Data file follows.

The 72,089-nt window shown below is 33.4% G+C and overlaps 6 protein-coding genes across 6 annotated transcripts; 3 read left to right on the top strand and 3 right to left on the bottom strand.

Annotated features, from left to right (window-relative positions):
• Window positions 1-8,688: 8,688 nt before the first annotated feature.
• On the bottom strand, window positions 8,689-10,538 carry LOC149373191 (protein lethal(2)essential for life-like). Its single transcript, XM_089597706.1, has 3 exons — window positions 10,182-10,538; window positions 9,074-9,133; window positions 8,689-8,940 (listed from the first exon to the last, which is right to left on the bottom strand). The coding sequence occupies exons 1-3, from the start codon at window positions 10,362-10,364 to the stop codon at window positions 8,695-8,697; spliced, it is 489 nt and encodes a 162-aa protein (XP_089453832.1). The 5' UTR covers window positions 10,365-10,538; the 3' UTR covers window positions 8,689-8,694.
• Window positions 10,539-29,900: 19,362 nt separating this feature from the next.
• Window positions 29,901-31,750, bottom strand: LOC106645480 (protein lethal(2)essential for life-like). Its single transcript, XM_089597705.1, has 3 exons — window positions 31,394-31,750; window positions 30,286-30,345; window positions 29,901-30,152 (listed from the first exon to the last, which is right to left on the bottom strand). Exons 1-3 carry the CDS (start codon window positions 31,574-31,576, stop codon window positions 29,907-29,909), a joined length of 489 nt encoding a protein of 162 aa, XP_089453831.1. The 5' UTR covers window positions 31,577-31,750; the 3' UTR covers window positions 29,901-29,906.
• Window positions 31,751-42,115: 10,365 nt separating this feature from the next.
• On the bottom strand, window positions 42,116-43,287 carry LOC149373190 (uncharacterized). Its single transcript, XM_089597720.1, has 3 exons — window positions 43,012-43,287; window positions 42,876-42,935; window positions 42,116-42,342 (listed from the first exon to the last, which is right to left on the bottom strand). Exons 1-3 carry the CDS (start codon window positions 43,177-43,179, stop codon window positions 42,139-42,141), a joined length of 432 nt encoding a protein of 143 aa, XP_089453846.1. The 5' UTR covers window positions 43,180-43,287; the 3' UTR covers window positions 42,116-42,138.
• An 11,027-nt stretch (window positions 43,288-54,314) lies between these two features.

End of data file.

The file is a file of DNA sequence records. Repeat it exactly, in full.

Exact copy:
The 72,089-nt window shown below is 33.4% G+C and overlaps 6 protein-coding genes across 6 annotated transcripts; 3 read left to right on the top strand and 3 right to left on the bottom strand.

Annotated features, from left to right (window-relative positions):
• Window positions 1-8,688: 8,688 nt before the first annotated feature.
• On the bottom strand, window positions 8,689-10,538 carry LOC149373191 (protein lethal(2)essential for life-like). Its single transcript, XM_089597706.1, has 3 exons — window positions 10,182-10,538; window positions 9,074-9,133; window positions 8,689-8,940 (listed from the first exon to the last, which is right to left on the bottom strand). The coding sequence occupies exons 1-3, from the start codon at window positions 10,362-10,364 to the stop codon at window positions 8,695-8,697; spliced, it is 489 nt and encodes a 162-aa protein (XP_089453832.1). The 5' UTR covers window positions 10,365-10,538; the 3' UTR covers window positions 8,689-8,694.
• Window positions 10,539-29,900: 19,362 nt separating this feature from the next.
• Window positions 29,901-31,750, bottom strand: LOC106645480 (protein lethal(2)essential for life-like). Its single transcript, XM_089597705.1, has 3 exons — window positions 31,394-31,750; window positions 30,286-30,345; window positions 29,901-30,152 (listed from the first exon to the last, which is right to left on the bottom strand). Exons 1-3 carry the CDS (start codon window positions 31,574-31,576, stop codon window positions 29,907-29,909), a joined length of 489 nt encoding a protein of 162 aa, XP_089453831.1. The 5' UTR covers window positions 31,577-31,750; the 3' UTR covers window positions 29,901-29,906.
• Window positions 31,751-42,115: 10,365 nt separating this feature from the next.
• On the bottom strand, window positions 42,116-43,287 carry LOC149373190 (uncharacterized). Its single transcript, XM_089597720.1, has 3 exons — window positions 43,012-43,287; window positions 42,876-42,935; window positions 42,116-42,342 (listed from the first exon to the last, which is right to left on the bottom strand). Exons 1-3 carry the CDS (start codon window positions 43,177-43,179, stop codon window positions 42,139-42,141), a joined length of 432 nt encoding a protein of 143 aa, XP_089453846.1. The 5' UTR covers window positions 43,180-43,287; the 3' UTR covers window positions 42,116-42,138.
• An 11,027-nt stretch (window positions 43,288-54,314) lies between these two features.